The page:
Kodak Denies Bankruptcy Report, but Shares Plummet
Eastman Kodak Co., the company synonymous with cameras, on Friday denied reports over its planned bankruptcy that stemmed after the company hired a law firm well-known for such cases, triggering stockholders to pullout shares.
Consumer camera maker Eastman Kodak Co. on Friday denied reports over its planned bankruptcy that stemmed after the company hired a law firm well-known for such cases, triggering stockholders to pullout shares.
On Friday, Kodak shares plummeted more than half its value – as much as 68 percent to 54 cents before recovering slightly to close 53.8 percent at 78 cents per share on the New York Stock Exchange.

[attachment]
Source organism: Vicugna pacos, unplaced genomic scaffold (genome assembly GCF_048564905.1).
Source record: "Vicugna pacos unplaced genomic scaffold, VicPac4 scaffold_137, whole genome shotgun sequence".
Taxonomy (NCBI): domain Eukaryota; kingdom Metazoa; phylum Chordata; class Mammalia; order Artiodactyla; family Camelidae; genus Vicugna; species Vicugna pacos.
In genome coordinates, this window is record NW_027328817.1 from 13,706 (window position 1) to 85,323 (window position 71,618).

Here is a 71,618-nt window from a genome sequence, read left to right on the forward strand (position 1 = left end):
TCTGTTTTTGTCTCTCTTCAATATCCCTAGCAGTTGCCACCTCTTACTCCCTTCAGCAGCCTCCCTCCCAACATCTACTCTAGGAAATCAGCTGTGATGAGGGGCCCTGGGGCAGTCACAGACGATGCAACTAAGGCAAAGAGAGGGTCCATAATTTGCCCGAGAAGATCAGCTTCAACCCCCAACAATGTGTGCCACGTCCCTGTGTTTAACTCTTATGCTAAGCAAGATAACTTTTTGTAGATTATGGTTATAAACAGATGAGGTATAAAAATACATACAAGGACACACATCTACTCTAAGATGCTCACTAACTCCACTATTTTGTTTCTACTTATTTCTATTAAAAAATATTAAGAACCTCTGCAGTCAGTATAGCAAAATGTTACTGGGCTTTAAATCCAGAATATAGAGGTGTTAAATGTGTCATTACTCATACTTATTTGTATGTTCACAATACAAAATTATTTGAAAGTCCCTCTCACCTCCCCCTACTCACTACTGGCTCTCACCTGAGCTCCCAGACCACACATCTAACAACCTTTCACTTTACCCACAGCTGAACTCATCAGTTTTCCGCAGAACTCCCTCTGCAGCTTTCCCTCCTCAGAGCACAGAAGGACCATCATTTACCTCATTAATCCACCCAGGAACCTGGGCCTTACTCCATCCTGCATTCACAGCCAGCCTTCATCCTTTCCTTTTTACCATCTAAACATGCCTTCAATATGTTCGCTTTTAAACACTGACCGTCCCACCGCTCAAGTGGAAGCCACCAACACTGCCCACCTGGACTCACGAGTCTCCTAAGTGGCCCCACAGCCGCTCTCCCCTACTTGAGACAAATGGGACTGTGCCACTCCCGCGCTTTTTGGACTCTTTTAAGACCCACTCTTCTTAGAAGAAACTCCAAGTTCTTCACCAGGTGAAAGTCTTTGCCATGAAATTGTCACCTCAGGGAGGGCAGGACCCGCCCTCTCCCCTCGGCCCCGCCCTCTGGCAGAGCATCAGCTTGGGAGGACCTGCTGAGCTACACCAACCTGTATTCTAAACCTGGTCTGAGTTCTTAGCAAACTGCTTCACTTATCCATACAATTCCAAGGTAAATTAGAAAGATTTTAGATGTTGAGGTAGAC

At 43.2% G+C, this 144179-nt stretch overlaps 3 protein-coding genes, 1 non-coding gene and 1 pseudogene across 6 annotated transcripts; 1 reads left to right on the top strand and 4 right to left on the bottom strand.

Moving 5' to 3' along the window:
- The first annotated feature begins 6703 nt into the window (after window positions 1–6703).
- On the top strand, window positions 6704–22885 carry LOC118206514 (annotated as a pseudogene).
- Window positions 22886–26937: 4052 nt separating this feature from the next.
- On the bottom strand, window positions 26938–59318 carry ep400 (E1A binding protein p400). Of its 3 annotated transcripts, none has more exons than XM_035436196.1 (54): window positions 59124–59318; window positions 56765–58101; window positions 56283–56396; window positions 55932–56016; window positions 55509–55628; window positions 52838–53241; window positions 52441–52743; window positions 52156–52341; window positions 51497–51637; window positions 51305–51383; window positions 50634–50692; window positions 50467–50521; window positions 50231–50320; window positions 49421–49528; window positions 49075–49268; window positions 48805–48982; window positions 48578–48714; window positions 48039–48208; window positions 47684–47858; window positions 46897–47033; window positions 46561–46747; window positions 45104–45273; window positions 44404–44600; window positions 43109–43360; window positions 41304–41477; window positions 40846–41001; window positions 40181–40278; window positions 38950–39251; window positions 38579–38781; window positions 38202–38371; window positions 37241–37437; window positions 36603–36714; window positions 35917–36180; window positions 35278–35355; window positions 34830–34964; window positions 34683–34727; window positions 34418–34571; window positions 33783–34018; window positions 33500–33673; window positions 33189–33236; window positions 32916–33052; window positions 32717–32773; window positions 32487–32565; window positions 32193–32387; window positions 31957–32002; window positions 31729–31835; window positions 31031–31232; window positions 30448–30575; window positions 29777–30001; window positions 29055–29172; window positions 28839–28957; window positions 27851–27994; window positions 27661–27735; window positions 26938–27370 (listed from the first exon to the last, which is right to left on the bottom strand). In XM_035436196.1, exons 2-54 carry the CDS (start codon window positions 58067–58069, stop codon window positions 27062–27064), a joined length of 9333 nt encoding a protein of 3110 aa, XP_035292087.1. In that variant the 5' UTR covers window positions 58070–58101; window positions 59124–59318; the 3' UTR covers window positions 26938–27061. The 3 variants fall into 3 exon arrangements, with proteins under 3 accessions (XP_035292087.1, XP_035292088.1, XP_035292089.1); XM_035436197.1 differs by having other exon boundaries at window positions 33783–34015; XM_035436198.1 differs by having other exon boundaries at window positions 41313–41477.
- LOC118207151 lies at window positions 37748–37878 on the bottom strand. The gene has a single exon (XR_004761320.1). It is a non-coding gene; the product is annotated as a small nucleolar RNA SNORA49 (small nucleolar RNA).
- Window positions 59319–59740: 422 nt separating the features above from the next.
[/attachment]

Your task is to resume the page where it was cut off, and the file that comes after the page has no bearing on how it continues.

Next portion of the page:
But the photography pioneer denied that it would file bankruptcy, stressing that the company remained committed to meet its obligations to its shareholders and is still seeking ways to “monetize” its patent portfolio.
Once synonymous with photography, the company has been battling and exploring a sale of its digital imaging patent, which is estimated to cost $2 billion. In July 2011, it has hired investment banker Lazard to explore the options.
Kodak, which released its first consumer camera in 1888, is now struggling to cope with digital cameras and failed to turn a profit over the last five years.
However, many shareholders remained doubtful over the company’s financial standing, saying that there is a greater chance of risks to stay with the company.
Kodak had already sent investors into a scramble on Monday when it tapped a credit line, but refuse to divulge its cash position. The company’s shares also plummeted to a 38-year low that day.